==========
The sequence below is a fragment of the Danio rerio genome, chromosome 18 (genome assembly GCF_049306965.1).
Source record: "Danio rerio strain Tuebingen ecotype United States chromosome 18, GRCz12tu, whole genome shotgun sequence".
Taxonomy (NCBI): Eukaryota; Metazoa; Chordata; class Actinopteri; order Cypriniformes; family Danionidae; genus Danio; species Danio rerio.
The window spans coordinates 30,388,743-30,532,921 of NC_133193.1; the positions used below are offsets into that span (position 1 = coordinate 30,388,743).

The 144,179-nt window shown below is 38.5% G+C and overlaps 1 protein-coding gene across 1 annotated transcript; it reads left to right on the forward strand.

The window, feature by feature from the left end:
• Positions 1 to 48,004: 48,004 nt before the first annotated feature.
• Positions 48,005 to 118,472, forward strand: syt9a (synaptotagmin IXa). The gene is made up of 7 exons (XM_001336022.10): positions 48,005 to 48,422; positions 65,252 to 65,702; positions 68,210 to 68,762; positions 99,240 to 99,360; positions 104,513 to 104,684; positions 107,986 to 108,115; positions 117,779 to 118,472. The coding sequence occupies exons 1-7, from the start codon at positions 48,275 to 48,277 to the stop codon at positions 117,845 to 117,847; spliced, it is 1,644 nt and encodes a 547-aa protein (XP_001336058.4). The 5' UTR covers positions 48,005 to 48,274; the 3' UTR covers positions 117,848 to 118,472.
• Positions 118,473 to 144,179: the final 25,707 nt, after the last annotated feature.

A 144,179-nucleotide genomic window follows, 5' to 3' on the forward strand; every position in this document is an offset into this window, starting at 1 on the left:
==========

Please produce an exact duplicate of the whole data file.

The sequence below is a fragment of the Danio rerio genome, chromosome 18 (genome assembly GCF_049306965.1).
Source record: "Danio rerio strain Tuebingen ecotype United States chromosome 18, GRCz12tu, whole genome shotgun sequence".
Taxonomy (NCBI): Eukaryota; Metazoa; Chordata; class Actinopteri; order Cypriniformes; family Danionidae; genus Danio; species Danio rerio.
The window spans coordinates 30,388,743-30,532,921 of NC_133193.1; the positions used below are offsets into that span (position 1 = coordinate 30,388,743).

The 144,179-nt window shown below is 38.5% G+C and overlaps 1 protein-coding gene across 1 annotated transcript; it reads left to right on the forward strand.

The window, feature by feature from the left end:
• Positions 1 to 48,004: 48,004 nt before the first annotated feature.
• Positions 48,005 to 118,472, forward strand: syt9a (synaptotagmin IXa). The gene is made up of 7 exons (XM_001336022.10): positions 48,005 to 48,422; positions 65,252 to 65,702; positions 68,210 to 68,762; positions 99,240 to 99,360; positions 104,513 to 104,684; positions 107,986 to 108,115; positions 117,779 to 118,472. The coding sequence occupies exons 1-7, from the start codon at positions 48,275 to 48,277 to the stop codon at positions 117,845 to 117,847; spliced, it is 1,644 nt and encodes a 547-aa protein (XP_001336058.4). The 5' UTR covers positions 48,005 to 48,274; the 3' UTR covers positions 117,848 to 118,472.
• Positions 118,473 to 144,179: the final 25,707 nt, after the last annotated feature.

A 144,179-nucleotide genomic window follows, 5' to 3' on the forward strand; every position in this document is an offset into this window, starting at 1 on the left: